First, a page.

Many of the jobs supported by activity on the National Forest Estate are in rural and remote locations where employment opportunities are limited.

Whitelee wind farm

Wide range of activities

The report represents the wide range of activities that take place on the estate. In addition to sustainable forestry and timber production, estate activities include renewable energy developments, agriculture, community projects, conservation and recreation and tourism.

Diverse benefits

Of course, the National Forest Estate doesn't just deliver economic benefits. It also provides diverse habitats for wildlife, fights climate change, supports health and communities, and creates some of our most beautiful landscapes.

7stanes biking

Economic contribution of forestry in Scotland

This report is focused on Scotland's National Forest Estate. You may also be interested to read the companion report which assesses the forestry sector in Scotland: The economic contribution of forestry in Scotland.

Key commitments:

  • We are restoring around 85% of areas on ancient woodland sites to largely native species. The remaining areas will be enhanced through our management.

  • We aim to increase broadleaved tree cover from the current 8% of woodland cover to around 20%.

  • We are committed to maintaining the best open and woodland habitats in good ecological condition.

  • We will identify particularly vulnerable species for which the National Forest Estate is important and take specific conservation action.

  • We will safeguard archaeological sites through our planning and management and recognise special places and features with local cultural meaning.

Key priorities:

  • We are strengthening our approach to ecosystem service delivery, and have recently appointed a new Environment and Ecosystem Services Manager. Priorities include how we sustain and improve the estate’s water environment, and assessing the estate’s stock of carbon in its soils and vegetation.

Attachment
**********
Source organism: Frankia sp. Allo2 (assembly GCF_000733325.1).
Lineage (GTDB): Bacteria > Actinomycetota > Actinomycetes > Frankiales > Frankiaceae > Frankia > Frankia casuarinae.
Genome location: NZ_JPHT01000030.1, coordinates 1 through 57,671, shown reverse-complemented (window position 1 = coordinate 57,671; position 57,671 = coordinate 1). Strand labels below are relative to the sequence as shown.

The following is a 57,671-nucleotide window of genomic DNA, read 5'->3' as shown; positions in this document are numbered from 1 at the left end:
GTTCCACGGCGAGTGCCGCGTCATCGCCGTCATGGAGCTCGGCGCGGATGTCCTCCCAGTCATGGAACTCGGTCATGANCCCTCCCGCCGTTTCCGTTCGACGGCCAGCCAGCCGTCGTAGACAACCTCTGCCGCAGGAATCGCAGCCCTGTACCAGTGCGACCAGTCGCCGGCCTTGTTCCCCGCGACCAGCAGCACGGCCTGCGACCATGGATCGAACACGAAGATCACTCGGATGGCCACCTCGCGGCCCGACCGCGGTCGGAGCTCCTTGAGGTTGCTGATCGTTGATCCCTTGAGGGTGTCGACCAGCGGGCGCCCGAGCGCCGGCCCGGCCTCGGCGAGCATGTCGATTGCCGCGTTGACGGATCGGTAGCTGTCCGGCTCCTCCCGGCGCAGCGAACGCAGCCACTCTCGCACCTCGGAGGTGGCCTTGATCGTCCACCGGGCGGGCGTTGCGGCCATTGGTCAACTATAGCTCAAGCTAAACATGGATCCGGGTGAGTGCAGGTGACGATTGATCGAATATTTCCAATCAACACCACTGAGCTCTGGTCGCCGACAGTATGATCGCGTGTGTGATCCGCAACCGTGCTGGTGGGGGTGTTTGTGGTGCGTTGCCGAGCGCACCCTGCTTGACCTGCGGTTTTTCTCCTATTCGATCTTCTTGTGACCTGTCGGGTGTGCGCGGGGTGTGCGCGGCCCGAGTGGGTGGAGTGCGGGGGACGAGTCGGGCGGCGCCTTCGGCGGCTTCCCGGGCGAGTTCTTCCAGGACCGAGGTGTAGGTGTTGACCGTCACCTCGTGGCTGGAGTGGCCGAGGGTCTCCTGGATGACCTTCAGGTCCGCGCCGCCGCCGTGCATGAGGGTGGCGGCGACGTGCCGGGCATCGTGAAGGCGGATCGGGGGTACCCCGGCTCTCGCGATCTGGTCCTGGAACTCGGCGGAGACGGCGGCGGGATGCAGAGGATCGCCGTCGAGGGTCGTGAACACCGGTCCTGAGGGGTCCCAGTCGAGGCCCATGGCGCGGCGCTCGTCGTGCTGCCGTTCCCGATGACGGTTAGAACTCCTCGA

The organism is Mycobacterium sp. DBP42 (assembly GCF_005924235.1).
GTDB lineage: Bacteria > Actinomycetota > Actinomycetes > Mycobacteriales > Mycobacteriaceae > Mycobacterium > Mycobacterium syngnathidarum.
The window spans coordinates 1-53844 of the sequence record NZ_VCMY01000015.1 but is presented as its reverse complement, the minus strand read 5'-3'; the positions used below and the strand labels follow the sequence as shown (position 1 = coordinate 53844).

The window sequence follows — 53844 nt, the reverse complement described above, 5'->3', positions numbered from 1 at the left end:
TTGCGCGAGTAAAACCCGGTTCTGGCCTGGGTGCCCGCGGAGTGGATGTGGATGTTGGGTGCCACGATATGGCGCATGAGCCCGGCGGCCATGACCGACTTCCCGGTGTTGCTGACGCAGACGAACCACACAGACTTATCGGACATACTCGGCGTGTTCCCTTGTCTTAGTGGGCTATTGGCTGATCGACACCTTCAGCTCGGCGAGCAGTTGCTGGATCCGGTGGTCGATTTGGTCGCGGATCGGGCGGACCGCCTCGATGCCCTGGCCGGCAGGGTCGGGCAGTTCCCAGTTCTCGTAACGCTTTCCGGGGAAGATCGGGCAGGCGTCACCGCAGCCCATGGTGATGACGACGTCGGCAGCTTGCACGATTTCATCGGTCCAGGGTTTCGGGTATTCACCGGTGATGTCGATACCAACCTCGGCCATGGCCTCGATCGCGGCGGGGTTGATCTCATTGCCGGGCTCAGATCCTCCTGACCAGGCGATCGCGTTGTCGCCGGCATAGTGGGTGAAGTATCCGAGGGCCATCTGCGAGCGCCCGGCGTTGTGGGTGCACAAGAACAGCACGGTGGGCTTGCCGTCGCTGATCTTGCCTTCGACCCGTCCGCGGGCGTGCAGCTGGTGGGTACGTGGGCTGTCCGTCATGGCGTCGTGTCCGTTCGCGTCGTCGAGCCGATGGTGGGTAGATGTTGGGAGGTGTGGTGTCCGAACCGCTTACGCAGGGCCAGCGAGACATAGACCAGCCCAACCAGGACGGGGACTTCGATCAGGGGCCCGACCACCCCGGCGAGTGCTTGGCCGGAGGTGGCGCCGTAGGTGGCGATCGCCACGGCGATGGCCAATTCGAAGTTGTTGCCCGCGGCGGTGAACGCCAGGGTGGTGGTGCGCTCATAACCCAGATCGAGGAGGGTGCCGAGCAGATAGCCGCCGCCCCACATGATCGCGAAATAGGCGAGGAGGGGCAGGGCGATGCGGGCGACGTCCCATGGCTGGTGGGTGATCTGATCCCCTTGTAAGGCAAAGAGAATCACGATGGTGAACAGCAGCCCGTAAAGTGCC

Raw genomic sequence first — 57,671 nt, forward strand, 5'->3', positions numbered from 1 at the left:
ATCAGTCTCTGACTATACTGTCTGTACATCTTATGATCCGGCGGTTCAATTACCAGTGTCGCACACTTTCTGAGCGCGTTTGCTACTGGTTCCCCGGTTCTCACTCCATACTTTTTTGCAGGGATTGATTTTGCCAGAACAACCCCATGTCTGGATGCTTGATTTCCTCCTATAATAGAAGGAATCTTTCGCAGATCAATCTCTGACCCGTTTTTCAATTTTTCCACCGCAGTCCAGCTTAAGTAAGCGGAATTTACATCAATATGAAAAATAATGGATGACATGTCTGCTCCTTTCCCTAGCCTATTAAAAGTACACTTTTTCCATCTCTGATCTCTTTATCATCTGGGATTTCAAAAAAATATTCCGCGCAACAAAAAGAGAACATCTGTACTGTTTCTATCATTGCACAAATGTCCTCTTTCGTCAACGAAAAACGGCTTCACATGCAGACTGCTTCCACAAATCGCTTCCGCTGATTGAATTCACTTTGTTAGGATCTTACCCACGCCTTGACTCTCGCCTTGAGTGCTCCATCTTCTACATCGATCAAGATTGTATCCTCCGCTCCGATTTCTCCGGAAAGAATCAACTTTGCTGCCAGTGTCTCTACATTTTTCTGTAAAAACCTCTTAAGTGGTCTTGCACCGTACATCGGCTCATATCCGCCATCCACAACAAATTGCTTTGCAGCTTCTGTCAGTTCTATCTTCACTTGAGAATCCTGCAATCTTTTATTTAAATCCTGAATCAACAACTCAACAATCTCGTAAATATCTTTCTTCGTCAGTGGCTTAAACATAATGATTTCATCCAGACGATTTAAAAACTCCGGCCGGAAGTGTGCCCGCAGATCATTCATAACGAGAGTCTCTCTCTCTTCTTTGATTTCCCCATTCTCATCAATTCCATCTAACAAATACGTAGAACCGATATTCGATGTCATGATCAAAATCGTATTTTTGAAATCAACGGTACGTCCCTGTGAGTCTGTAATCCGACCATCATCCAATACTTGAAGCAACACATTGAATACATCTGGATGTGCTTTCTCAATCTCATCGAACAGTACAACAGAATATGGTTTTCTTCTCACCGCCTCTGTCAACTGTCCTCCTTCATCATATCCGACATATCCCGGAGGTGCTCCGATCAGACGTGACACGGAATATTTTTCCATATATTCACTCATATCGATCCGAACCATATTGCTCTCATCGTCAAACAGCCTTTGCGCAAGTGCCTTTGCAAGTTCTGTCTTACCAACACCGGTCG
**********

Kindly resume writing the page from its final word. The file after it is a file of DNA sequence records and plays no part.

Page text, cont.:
• Our planners are exploring how to significantly expand the area of broadleaved woodland on the estate to create functioning habitat networks, but in a way that is complementary to our commitment to sustain the productive potential of the Estate. This in part means developing our approach to productive broadleaved woodland, in places where management is feasible and environmentally appropriate. It also means looking for opportunities to create broadleaved woodlands in areas of less potential for productive conifer crops.

  • We are committed to sustaining, and where appropriate, restoring high priority habitats. Our biggest programme is removal of non-native trees from ancient woodland sites and we are exploring how we best do this with ecological integrity, but also avoiding health and safety issues (for example associated with standing dead trees) and achieving operational efficiency.

  • We also have a significant programme of managing and restoring open habitats like lowland raised mires and coastal dunes. With stakeholders we are seeking an appropriate balance between restoring open habitats and woodland removal by focusing on sites with the highest ecological potential. We are having to plan the pace of restoration programmes in accordance with available resources.